Early morning flight to London. I have a meeting with a company that provide systems for diesel engines that enables them to also use liquid natural gas and therefore reduce their carbon footprint. In conjunction with the proposals at Hunterston for a power station they see the possibility to duel fuel diesel trains. The Prime Minister made a statement in the House on the European Council. As part of her statement she talked about the spirit of cooperation and consensus. I bobbed for a question and was taken. I asked if this new spirit could be extended to the devolved parliaments. The PM responded that it always had. Of course, we know that’s not the view of the devolved parliaments. In the evening I spoke on the panel of the Global Cannabis Partnership. There was a lot of talk about ethical growing, international financial opportunities, nationally recognised legislation but far too little about patients and their needs.
The Public Administration and Constitutional Affairs Select Committee took evidence from two excellent witnesses, Hannah Vickers, CEO, the Association for Consulting and Engineering and Miles Ashley, Fellow of the Institution of Civil Engineers, on the Government’s management of major infrastructure projects. I then spoke at an event organised by Anyone’s Child to highlight the terrible loss of life due to the current UK drug policy.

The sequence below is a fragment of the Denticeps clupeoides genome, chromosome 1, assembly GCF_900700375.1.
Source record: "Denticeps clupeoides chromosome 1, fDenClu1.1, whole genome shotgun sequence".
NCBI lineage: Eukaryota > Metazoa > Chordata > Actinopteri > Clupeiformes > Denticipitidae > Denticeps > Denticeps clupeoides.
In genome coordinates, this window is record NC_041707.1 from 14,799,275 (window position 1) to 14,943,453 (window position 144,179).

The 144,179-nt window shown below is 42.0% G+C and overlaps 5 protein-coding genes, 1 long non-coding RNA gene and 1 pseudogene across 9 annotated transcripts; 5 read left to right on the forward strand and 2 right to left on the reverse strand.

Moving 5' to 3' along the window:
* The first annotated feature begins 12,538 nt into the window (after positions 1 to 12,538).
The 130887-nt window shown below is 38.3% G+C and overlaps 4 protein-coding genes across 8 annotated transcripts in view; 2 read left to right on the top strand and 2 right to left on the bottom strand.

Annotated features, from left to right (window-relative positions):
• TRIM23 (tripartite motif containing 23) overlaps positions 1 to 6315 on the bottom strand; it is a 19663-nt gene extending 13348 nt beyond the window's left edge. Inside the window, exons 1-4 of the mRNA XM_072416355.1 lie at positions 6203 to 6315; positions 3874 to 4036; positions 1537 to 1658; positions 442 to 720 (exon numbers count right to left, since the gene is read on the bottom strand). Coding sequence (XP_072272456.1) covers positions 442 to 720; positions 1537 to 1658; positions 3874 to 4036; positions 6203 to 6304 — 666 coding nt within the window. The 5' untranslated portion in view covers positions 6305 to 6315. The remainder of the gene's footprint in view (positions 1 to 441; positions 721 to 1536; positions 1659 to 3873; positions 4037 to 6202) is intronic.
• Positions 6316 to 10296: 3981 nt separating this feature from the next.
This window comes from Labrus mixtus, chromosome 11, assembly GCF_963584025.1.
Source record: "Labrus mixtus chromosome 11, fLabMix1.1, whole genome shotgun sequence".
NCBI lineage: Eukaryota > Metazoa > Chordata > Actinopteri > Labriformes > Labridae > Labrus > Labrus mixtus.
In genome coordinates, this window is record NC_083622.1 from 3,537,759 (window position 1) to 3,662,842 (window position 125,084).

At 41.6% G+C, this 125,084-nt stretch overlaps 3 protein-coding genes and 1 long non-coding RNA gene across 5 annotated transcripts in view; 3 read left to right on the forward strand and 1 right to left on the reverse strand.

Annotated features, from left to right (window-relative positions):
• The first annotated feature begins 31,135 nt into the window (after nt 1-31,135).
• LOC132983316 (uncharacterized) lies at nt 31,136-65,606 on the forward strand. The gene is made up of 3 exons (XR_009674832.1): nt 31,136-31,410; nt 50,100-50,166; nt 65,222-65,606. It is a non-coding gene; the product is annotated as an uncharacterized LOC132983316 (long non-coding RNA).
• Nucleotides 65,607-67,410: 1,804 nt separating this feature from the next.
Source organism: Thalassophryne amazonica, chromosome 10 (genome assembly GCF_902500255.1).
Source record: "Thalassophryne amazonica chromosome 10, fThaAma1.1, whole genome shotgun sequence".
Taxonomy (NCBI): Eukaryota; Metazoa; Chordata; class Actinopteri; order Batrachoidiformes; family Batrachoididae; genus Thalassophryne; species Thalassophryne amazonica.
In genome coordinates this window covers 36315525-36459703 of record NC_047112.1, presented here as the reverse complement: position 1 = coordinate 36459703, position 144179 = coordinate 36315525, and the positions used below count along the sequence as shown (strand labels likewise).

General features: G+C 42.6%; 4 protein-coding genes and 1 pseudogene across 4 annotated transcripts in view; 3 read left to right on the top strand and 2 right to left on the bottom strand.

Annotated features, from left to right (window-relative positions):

Less than one hundred Conservative and Unionist MPs turned up for Prime Minister’s Questions. Apathy combined with their internal party conflict has deemed the government incapable of even putting on a show of unity. Despite their small numbers they made one heck of a noise when Iain Blackford challenged the Prime Minister. They were so noisy that no one could hear Iain. This was brought to the attention of the speaker who then rebuked me for shouting out. This was disappointing as he didn’t rebuke the government benches for their part in the fiasco and it wasn’t me that shouted out. But I took one for the team. I attended the climate coalition lobby and the immigration debate before catching the 18:20 flight home.
I delivered contact details to constituents and held street surgeries. I do this on a regular basis but it’s always nicer when the sun is shining as it was today.